Wednesday, January 12, 6 - 7 p.m.
Nayana LaFond will discuss the ins and outs of getting your work exhibited in galleries and museums. The steps involved, the do's and don'ts and answer any questions people have about this. The benefits and downfalls of working within the gallery and museum system. How to apply, what you need to do, what these places are looking for and how to prepare your work for submission and eventual exhibition. Nayana will also give a brief description of her current project, how it began and how it turned into what it is now.
How to Use TikTok to be Seen
Thursday, January 13, 10 a.m.
This workshop will hit the ground running with everything you need to become comfortable using TikTok. We'll walk you through creating themed videos, editing them with your phone, and sharing them with friends, fans or customers.
TikTok is a fun way to create awesome videos in a matter of seconds. We will look at some popular features including:
Video Effects – Pick your favorite filter and choose from over 20 effects like Vertical, Horizontal & Swap.
Selfie Cam - Take selfies without holding your phone with a selfie mirror.
Overlay - Add text, music, and filters to all your clips.
Live Cam - Broadcast yourself live through TikTok and Facebook Live.
Rewind & Fast Forward - A tool for sweetening the shot.
Scene Mode - The right filter for every story.
Recording - Recording made easy with one simple touch.
Editor - Edit your videos however you like using our special effects.
It's easy to turn your artwork into an awesome video or shoot a selfie rhyming poem. You can share all of it on TikTok and Facebook Live! Create. Record. Share.
How to Tell Your Story When Interviewed and How to Interview Others
Thursday, January 13, 12 - 1:30 p.m.
Description coming soon.
How to Network and Connect
Thursday, January 13, 6 - 7 p.m.
Presented by Nancy Wheeler of WheelerConnect (www.wheelerconnect.com), this interactive session will explore how to network and connect in ways that will help grow your brand and expand opportunities. Nancy Wheeler has over 30 years of experience creating opportunity through connection. And, in this session, she will help demystify the idea of networking and help participants discover ways in which building relationships and connections can be fun, rewarding and success-producing.
Please come prepared to share some of your successes and missteps and where they have taken you.
Questions we will answer together might include:
How has the email, LinkedIn and other social network landscapes have changed the way by which we network and connect?
How well do you know your brand and can you quickly describe it to a stranger?
Nancy will offer practical advice and guidance as well as resources that will help you develop strategies for “networking and connecting” success. Since she is not a fan of role playing, she instead, has invited a colleague to join for part of the session so you may observe how they network together.
Come join the fun!
Humanizing Your Data
Friday, January 14, 10 a.m.
Whether you manage an arts organization or you profit as an artist, you have access to data that connects you more than you may think to humans. Developing a narrative from your data helps tell the story of the digital journey of those who are connected to your work. Knowing your data helps one to make informed decisions and clarify intentions. In this workshop, we will review how you can access a variety of data from your social media accounts, email software, and websites. Further, we will review tips and apps on unpacking the concepts of your accumulated data with empathy and ease.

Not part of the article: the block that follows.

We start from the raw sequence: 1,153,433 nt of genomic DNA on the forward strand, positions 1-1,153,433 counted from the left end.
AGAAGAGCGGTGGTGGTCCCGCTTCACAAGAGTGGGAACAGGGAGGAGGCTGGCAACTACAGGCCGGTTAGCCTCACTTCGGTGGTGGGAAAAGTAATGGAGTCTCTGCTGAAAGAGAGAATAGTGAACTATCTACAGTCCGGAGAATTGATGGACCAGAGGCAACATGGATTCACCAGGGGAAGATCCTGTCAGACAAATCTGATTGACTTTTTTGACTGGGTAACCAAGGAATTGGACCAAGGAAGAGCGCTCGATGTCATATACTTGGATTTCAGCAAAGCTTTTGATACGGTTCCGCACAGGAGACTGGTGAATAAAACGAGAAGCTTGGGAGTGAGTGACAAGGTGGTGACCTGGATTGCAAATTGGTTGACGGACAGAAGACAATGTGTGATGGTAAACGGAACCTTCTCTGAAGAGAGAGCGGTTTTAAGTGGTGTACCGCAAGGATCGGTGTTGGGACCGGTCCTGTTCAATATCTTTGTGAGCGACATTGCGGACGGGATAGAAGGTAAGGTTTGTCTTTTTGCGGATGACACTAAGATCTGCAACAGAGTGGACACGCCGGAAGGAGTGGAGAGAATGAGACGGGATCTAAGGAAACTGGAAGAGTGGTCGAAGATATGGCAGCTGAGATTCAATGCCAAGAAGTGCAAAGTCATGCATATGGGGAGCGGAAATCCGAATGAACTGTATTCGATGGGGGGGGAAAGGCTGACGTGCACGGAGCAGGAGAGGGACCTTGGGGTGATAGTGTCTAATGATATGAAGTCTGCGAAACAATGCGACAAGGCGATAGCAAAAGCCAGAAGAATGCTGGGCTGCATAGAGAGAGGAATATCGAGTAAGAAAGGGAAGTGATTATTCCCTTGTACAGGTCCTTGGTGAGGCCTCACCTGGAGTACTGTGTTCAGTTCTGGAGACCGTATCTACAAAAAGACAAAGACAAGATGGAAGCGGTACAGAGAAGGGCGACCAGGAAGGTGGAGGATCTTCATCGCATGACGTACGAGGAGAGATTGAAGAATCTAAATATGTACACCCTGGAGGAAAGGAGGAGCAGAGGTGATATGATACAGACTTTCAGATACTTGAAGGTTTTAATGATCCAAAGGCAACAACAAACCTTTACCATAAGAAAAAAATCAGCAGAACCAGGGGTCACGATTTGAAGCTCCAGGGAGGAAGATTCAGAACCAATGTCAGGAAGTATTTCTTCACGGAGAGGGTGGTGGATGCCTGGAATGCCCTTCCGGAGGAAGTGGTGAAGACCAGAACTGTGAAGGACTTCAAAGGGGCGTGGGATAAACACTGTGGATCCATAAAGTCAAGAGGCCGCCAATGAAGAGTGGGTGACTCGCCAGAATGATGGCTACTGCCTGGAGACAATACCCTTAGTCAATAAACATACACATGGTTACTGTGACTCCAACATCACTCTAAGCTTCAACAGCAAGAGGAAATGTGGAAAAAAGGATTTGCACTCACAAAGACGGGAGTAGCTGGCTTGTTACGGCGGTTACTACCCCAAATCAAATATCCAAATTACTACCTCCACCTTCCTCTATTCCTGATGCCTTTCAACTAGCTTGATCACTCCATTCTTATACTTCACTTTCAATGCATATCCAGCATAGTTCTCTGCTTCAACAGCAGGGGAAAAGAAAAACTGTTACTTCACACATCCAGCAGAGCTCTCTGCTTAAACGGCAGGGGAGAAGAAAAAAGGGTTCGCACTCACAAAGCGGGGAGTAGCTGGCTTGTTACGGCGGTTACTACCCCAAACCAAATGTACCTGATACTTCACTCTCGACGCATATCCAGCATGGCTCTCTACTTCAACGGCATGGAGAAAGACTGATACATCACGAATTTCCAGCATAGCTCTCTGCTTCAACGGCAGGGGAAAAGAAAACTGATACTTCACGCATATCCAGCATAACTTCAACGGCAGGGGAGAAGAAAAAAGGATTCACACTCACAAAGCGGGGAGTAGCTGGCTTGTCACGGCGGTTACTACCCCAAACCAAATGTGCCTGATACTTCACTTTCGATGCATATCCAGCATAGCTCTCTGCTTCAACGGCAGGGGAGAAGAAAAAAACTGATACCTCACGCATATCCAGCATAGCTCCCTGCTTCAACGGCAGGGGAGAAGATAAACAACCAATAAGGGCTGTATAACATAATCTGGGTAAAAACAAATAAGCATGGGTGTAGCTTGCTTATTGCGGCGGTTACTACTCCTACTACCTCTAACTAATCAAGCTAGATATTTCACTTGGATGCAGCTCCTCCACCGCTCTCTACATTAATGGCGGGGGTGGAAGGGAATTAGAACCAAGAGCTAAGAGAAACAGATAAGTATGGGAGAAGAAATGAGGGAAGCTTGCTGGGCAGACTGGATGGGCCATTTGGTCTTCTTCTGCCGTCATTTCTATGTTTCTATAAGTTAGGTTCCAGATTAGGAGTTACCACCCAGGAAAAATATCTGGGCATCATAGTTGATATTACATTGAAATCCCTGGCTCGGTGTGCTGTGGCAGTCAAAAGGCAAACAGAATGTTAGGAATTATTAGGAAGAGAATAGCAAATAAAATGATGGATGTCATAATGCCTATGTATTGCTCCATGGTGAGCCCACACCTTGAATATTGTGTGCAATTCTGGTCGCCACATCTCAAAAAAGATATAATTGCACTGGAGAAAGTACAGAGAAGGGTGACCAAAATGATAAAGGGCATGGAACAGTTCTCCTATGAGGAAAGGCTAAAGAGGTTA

Building Momentum, Building the ArtsHub
Mark Auerbach, Justin Beatty, Dee Boyle-Clapp, Tiana Burnett, Lisa Davol, Bronwen Hodgkinson
Friday, January 14, 12 - 1:30 p.m.
Join this session to shape the ArtsHub! Do you want to become involved with the ArtsHub to increase exposure for your own work, network, and cultural communities? Are you interested in helping to curate content for the ArtsHub features? Do you have ideas that will support the Western Massachusetts creative economy for artists, musicians, performers, and cultural venues? Help expand the reach of the ArtsHub to improve information about community events, resources, opportunities and more!
Mark can be found on social media:
Daniel Elihu Kramer
Kramer’s play play Pride@Prejudice is published by Playscripts. His adaptations of Babar and of James Thurber’s Many Moons were commissioned and produced by Phoenix Theatre Company. His play Love Suicide was workshopped in a residency at Cleveland Public Theatre and at Boston Theatre Works. He was a visiting artist at the Wexner Center for the Arts, which supported the editing of Kitchen Hamlet.
Kramer holds an MFA in Directing from Yale School of Drama and a BA from Haverford College, and is a member of the Society for Stage Directors and Choreographers (SDC) and the Dramatists Guild. He was a Founding Artistic Director of Salt Lake Shakespeare, Associate Artistic Director of Spiral Stage, and assistant to the Artistic Director of Circle Repertory Theatre. Kramer was also drama editor for the Kenyon Review. As a director, dramaturg, and musician, he has worked with playwrights including Bekah Brunstetter, Bill Cain, Julia Cho, Wendy MacLeod, Eric Henry Sanders, Julian Sheppard, and Elizabeth Wong. Previous teaching includes Kenyon College (where he was chair of Dance and Theatre), Bowdoin College, and Fordham University at Lincoln Center.
Fondon also leads by 'DEI' example with her front-page public relations counsel and journalistic contributions to news outlets. She recently curated a museum exhibit at the Springfield Museums (MA), Voices of Resilience: the Intersection of Women on the Move, that now travels regionally and nationally to inspire and inform audiences about the intersection of our collective diverse history.